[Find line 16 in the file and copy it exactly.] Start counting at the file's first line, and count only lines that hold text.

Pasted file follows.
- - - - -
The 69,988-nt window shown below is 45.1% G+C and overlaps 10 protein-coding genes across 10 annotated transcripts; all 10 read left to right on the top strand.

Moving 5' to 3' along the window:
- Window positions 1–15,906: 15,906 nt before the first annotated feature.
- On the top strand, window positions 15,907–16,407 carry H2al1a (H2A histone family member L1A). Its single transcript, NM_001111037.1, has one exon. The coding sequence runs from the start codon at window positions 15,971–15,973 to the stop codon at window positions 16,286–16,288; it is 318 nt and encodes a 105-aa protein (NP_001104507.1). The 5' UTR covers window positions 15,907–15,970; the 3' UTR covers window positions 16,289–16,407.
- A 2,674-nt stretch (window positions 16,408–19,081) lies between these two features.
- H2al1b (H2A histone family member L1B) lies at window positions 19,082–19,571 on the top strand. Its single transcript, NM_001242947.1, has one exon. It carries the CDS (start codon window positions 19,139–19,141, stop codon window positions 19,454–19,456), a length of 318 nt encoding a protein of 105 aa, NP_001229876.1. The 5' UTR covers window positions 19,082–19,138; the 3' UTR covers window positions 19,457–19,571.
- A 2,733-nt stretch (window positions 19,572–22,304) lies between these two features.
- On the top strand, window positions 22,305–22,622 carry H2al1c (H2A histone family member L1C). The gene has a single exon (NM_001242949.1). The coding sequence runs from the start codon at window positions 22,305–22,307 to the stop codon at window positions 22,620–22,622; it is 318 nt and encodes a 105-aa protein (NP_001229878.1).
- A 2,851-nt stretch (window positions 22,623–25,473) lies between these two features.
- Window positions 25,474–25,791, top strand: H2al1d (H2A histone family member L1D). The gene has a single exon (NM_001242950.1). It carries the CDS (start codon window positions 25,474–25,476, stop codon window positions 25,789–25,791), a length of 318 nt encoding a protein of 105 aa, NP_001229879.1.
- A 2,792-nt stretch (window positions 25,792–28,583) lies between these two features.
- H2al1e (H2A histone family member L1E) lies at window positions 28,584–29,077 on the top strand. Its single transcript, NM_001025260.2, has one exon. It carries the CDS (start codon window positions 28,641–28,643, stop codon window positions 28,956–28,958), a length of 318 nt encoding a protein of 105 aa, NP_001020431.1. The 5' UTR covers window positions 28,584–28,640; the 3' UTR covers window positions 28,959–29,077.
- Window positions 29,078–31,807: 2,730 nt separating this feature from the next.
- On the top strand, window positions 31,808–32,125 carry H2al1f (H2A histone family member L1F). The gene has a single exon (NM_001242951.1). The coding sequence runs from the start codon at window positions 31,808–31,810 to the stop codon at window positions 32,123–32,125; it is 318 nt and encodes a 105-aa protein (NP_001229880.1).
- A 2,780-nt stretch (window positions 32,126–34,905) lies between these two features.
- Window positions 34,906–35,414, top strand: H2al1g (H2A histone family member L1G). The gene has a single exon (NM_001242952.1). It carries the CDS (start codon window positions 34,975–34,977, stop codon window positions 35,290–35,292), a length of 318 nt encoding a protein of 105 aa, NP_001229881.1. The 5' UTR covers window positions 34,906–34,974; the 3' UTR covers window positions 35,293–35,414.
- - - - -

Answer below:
- Window positions 34,906–35,414, top strand: H2al1g (H2A histone family member L1G). The gene has a single exon (NM_001242952.1). It carries the CDS (start codon window positions 34,975–34,977, stop codon window positions 35,290–35,292), a length of 318 nt encoding a protein of 105 aa, NP_001229881.1. The 5' UTR covers window positions 34,906–34,974; the 3' UTR covers window positions 35,293–35,414.